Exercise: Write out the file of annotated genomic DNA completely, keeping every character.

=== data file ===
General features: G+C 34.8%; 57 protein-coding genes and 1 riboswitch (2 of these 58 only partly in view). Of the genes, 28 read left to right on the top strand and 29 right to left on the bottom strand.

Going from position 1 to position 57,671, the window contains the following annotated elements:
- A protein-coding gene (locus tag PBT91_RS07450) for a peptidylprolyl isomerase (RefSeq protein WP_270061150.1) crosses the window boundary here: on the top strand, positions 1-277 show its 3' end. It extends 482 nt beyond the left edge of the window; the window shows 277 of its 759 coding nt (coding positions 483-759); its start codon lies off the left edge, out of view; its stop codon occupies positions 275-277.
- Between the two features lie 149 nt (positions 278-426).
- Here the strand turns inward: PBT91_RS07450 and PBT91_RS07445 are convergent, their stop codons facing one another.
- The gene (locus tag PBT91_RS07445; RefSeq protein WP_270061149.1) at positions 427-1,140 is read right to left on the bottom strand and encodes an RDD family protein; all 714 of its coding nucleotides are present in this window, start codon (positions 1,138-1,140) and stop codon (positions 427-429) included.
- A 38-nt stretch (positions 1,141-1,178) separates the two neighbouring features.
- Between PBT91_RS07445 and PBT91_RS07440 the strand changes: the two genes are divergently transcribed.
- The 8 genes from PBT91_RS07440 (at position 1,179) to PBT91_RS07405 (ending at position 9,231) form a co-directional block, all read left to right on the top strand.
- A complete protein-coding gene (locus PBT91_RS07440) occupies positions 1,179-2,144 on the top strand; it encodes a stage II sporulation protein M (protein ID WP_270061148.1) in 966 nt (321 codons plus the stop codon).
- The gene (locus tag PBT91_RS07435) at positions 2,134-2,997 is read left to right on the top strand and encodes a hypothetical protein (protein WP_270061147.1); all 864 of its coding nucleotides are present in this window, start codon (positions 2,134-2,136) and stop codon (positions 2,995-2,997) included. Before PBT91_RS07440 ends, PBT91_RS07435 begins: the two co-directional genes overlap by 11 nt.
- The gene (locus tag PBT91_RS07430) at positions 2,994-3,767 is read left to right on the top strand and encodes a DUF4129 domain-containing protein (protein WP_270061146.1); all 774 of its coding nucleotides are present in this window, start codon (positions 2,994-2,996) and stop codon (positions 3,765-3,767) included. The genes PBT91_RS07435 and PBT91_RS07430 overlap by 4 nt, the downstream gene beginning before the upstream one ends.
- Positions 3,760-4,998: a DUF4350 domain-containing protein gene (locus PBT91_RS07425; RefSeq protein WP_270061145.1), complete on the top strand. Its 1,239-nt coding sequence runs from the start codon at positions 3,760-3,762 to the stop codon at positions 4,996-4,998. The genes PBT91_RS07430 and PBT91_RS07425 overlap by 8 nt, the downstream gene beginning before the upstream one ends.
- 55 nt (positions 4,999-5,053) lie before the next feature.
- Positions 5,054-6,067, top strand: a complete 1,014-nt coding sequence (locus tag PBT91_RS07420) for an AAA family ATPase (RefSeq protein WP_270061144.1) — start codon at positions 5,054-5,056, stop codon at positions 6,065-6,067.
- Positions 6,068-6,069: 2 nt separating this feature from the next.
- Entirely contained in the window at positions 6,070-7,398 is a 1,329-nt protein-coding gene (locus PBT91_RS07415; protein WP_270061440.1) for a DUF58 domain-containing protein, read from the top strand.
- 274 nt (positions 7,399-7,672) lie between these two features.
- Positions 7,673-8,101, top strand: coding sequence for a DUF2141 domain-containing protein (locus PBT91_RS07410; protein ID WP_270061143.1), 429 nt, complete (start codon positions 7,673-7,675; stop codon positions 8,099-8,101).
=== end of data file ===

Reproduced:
General features: G+C 34.8%; 57 protein-coding genes and 1 riboswitch (2 of these 58 only partly in view). Of the genes, 28 read left to right on the top strand and 29 right to left on the bottom strand.

Going from position 1 to position 57,671, the window contains the following annotated elements:
- A protein-coding gene (locus tag PBT91_RS07450) for a peptidylprolyl isomerase (RefSeq protein WP_270061150.1) crosses the window boundary here: on the top strand, positions 1-277 show its 3' end. It extends 482 nt beyond the left edge of the window; the window shows 277 of its 759 coding nt (coding positions 483-759); its start codon lies off the left edge, out of view; its stop codon occupies positions 275-277.
- Between the two features lie 149 nt (positions 278-426).
- Here the strand turns inward: PBT91_RS07450 and PBT91_RS07445 are convergent, their stop codons facing one another.
- The gene (locus tag PBT91_RS07445; RefSeq protein WP_270061149.1) at positions 427-1,140 is read right to left on the bottom strand and encodes an RDD family protein; all 714 of its coding nucleotides are present in this window, start codon (positions 1,138-1,140) and stop codon (positions 427-429) included.
- A 38-nt stretch (positions 1,141-1,178) separates the two neighbouring features.
- Between PBT91_RS07445 and PBT91_RS07440 the strand changes: the two genes are divergently transcribed.
- The 8 genes from PBT91_RS07440 (at position 1,179) to PBT91_RS07405 (ending at position 9,231) form a co-directional block, all read left to right on the top strand.
- A complete protein-coding gene (locus PBT91_RS07440) occupies positions 1,179-2,144 on the top strand; it encodes a stage II sporulation protein M (protein ID WP_270061148.1) in 966 nt (321 codons plus the stop codon).
- The gene (locus tag PBT91_RS07435) at positions 2,134-2,997 is read left to right on the top strand and encodes a hypothetical protein (protein WP_270061147.1); all 864 of its coding nucleotides are present in this window, start codon (positions 2,134-2,136) and stop codon (positions 2,995-2,997) included. Before PBT91_RS07440 ends, PBT91_RS07435 begins: the two co-directional genes overlap by 11 nt.
- The gene (locus tag PBT91_RS07430) at positions 2,994-3,767 is read left to right on the top strand and encodes a DUF4129 domain-containing protein (protein WP_270061146.1); all 774 of its coding nucleotides are present in this window, start codon (positions 2,994-2,996) and stop codon (positions 3,765-3,767) included. The genes PBT91_RS07435 and PBT91_RS07430 overlap by 4 nt, the downstream gene beginning before the upstream one ends.
- Positions 3,760-4,998: a DUF4350 domain-containing protein gene (locus PBT91_RS07425; RefSeq protein WP_270061145.1), complete on the top strand. Its 1,239-nt coding sequence runs from the start codon at positions 3,760-3,762 to the stop codon at positions 4,996-4,998. The genes PBT91_RS07430 and PBT91_RS07425 overlap by 8 nt, the downstream gene beginning before the upstream one ends.
- 55 nt (positions 4,999-5,053) lie before the next feature.
- Positions 5,054-6,067, top strand: a complete 1,014-nt coding sequence (locus tag PBT91_RS07420) for an AAA family ATPase (RefSeq protein WP_270061144.1) — start codon at positions 5,054-5,056, stop codon at positions 6,065-6,067.
- Positions 6,068-6,069: 2 nt separating this feature from the next.
- Entirely contained in the window at positions 6,070-7,398 is a 1,329-nt protein-coding gene (locus PBT91_RS07415; protein WP_270061440.1) for a DUF58 domain-containing protein, read from the top strand.
- 274 nt (positions 7,399-7,672) lie between these two features.
- Positions 7,673-8,101, top strand: coding sequence for a DUF2141 domain-containing protein (locus PBT91_RS07410; protein ID WP_270061143.1), 429 nt, complete (start codon positions 7,673-7,675; stop codon positions 8,099-8,101).